The real test of leadership is during times of crisis and adversity. While the COVID-19 pandemic is a crisis like most of us have never seen in our lifetime, this also means that it’s an opportunity for organizations and leaders to rise to the occasion like they never have before. How you treat your employees during this crisis will be the truth serum to what your culture and brand really is as far as your customers, current employees and future employees are concerned. Here are 4 things to consider as you navigate through the workplace challenges caused by this crisis.
1. Proceed with Caution When Considering Slashing Salaries and Jobs. There’s a thin line between reducing your headcount as a reflex and laying off as a necessary measure for the survival of your business. There have been many hero stories of Company CEOs and executive teams taking salary cuts or foregoing salaries, all for the sake of continuing to employ their workforce. In the alternative, you also hear of companies that reactively began laying off employees and slashing salaries before there was any real impact to the business without regard to what it would mean for their employees. We all understand that business leaders and owners will need to make responsible decisions to keep their companies afloat, but those who manage the economic effects of this crisis in a compassionate, employee-centric way will create more value for their organizations in the long-run and will come out of this pandemic stronger than ever before.
2. Consider Alternative Cost Savings Measures. While many businesses are deciding whether to access the variety of forgivable and unforgivable loan programs available, the need to cut costs will be inevitable. When contemplating how to reduce your costs, be creative. Layoffs aren’t the only answer but is often the go-to measure. Consider all your options, including engaging your employees in the process by allowing them to provide feedback on how savings can be achieved during these difficult times. Possible alternatives can be, reducing the work schedule from, 5 days to 4 days; suspending 401k contributions; offering voluntary retirement or sabbaticals; or even if salary reductions are in the mix, applying reductions by tiers so that the most vulnerable group of workers are impacted as least as possible. Taking the extra time to thoughtfully apply cost-cutting measures will demonstrate your good faith effort to avoid negatively impacting your employees as much as is feasible and help you maintain the loyalty and commitment you’ll need when you turn your efforts to getting back to some semblance of business as usual.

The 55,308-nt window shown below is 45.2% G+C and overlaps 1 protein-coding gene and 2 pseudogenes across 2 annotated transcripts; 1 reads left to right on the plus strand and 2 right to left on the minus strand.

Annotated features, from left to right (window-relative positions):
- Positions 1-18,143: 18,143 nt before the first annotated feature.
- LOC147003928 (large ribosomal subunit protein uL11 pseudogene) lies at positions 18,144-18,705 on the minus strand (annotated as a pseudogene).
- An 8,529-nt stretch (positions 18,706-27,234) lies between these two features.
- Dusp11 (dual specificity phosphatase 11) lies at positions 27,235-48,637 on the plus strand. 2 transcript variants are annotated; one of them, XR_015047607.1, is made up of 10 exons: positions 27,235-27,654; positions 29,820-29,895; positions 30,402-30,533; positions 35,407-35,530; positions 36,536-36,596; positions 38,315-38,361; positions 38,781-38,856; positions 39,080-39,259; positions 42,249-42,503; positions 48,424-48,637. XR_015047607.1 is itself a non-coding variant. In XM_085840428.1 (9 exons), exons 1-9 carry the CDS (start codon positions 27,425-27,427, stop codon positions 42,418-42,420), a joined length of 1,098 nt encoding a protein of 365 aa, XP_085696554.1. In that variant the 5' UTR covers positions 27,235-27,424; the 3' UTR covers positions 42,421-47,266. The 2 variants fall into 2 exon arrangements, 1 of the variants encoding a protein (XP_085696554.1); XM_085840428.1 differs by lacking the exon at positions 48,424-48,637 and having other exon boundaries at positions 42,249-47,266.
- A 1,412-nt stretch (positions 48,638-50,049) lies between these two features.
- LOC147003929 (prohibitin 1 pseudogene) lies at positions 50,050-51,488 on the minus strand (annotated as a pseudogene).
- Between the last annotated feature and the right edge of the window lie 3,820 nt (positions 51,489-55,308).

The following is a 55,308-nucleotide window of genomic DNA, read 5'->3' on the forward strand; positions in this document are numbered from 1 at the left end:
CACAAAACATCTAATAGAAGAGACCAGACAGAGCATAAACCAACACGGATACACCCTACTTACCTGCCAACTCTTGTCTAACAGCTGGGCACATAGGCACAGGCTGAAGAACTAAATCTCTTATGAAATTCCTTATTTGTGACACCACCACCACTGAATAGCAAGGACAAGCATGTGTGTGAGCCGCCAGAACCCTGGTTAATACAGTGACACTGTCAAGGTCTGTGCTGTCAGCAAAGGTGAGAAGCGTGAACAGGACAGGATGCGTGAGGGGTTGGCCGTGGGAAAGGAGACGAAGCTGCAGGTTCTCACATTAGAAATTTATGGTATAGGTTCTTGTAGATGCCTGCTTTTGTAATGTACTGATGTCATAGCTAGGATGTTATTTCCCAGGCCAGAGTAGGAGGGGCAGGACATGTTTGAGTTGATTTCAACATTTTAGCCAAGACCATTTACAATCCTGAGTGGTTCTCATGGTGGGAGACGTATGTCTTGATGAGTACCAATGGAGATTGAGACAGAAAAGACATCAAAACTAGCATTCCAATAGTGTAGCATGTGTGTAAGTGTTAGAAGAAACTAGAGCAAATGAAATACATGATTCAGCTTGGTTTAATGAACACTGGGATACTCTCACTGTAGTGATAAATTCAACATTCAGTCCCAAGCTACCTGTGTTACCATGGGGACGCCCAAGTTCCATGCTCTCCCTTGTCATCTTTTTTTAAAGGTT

3. Overcommunicate – Communicate! This can’t be said enough. During these times of personal and professional uncertainty, it’s vital to engage in a frequent and honest dialogue with your employees whether they are working or laid off. Be transparent about the financial health of your organization and what goals you will be prioritizing. Share why you are making the business decisions that you are making so that you avoid employees coming up with their own scenarios leading them to second-guess the intention of every decision that you make. Keeping your employees in the loop will make it easier for them to understand if and when it will be necessary to make more difficult decisions down the road.
4. Don’t Forget Empathy & Compassion – In addition to communicating the realities of current dire circumstances related to health, safety and business, make your employees’ well-being a focus as well. Recognize that your employees are people too; people with families and lives outside of work that are being deeply impacted by this crisis. Build a virtual community that demonstrates their leaders are there for them and encourage all employees to be there for each other. But even beyond words, publicize any existing Company sponsored or partner offered employee resources such as Employee Assistance Programs (EAP) that often offer mental health hotlines and financial counseling. Also be helpful in making your employees aware of Federal and local government support options and even going so far as having someone help them complete applications. Not only is providing this level of compassion and support the right thing to do; it will also reap nothing but positive sentiments from your workforce that will repay you in dividends when the crisis is over at the very time when everyone’s best effort will be most needed.
When this is all over, in order to recover from this pandemic, don’t forget that your businesses will need fully committed and engaged employees to rise to the top. And as Maya Angelo reminds us, “People will forget what you said, people will forget what you did, but people will never forget how you made them feel”.
The HR & Beyond team is here to provide you best-practice guidance and support. Find out more at www.hrandbeyond.com or email us at firstname.lastname@example.org.